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Tag: Posture Health

Why teens should sit up straight

Why teens should sit up straight

How many times did you hear, “Sit up straight!” as a child? How many times have you said this to your own child? There’s  a reason behind that famous advice: poor posture early in life may lead to a number of back problems and pain later on. That’s why researchers conducted a study to better understand slouching in adolescents.

Researchers had 1,5092 adolescents complete questionnaires about their lifestyle and experience with back pain. Their sitting posture,  body mass index (BMI), and back-muscle endurance were also measured. Researchers discovered that boys were much more likely than girls to slouch. Watching TV, having a higher BMI, and having lower self-efficacy also increased a teen’s likelihood of slouching.

Teens who slouched also tended to have lower back-muscle endurance and non-neutral standing position. Some teens noticed their back pain increased while sitting, and those teens often had poorer scores on a child-behavior test.

These findings suggest that whether or not a child slouches isn’t simply about whether they remember to sit up straight. Encouraging healthy lifestyle habits and a strong self-esteem could also play a big role in helping your teen develop good posture. A doctor of chiropractic can evaluate your child’s sitting and standing posture to help them avoid future back pain.

O’Sullivan PB, Smith AJ, Beales DJ, Straker LM. “Association of Biopsychosocial Factors With Degree of Slump in Sitting Posture and Self-Report of Back Pain in Adolescents: A Cross-Sectional Study.” Physical Therapy 91.4 (2011): 470-83.

Good Posture: The “800-Pound Gorilla” of Health and Wellness

Good Posture: The “800-Pound Gorilla” of Health and Wellness


Good posture isn’t exactly a high priority for many Americans. For millions of us, the number-one priority is working to provide for our families—and sitting all day at a desk is how we achieve that. However, poor posture while sitting at work for many hours every day can actually lead to poor posture while standing the rest of the time—and that’s a more serious problem than one might think.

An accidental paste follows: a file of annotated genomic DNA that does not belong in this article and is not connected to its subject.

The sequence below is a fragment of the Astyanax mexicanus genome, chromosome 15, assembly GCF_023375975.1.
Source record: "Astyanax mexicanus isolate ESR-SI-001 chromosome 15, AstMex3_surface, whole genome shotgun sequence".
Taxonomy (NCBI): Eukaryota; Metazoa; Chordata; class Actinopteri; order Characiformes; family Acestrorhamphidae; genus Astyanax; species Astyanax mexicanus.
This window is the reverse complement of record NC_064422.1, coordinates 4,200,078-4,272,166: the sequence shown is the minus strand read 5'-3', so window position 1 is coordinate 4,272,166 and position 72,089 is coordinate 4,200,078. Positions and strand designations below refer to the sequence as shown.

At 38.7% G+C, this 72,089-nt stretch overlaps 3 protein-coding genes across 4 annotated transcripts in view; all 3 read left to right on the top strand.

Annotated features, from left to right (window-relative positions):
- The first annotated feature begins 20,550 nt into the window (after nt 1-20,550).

A Wall Street Journal article entitled “How Bad Sitting Posture at Work Leads to Bad Standing Posture All the Time” talks at length about this phenomenon.  Allston Stubbs, an orthopedic surgeon at Wake Forest Baptist Medical Center who treats patients with back or joint pain, puts it this way: “[Posture] is probably the 800-pound gorilla when it comes to health and wellness…  We see the spine and overall skeletal structure being critical to a patient’s functionality and their satisfaction with their life and health care.”

This means that many Americans’ habit of sitting all day with no thought to their posture has severe consequences—without good posture, many people can develop serious neck, shoulder, and back pain, leading to a sharp decline in their quality of life. Sitting all day with poor posture can lead to muscular back pain, herniated discs, and even pinched back nerves.

Poor sitting posture can also cause tension headaches, diminished breathing, and fatigue. It can even make you look older, according to the LA Sentinel. “Never underestimate the beauty and health benefits of good posture. Often poor posture is just a bad habit that is easily corrected. Poor posture not only makes you look older, but could be the first step toward dowager’s hump, double chin, potbelly, and swayback as well as some internal problems too. When a person is hunched over or not standing straight, that person may be perceived as older than they actually are. Good posture is not only beneficial to your body; it also makes you look taller and slimmer. What’s more, good posture can convey self-confidence, which may just be the best accessory you can have.”

Additionally, good posture is essential for a healthy spine. It can reduce or eliminate back (and shoulder and neck) pain, and it can even improve your mood.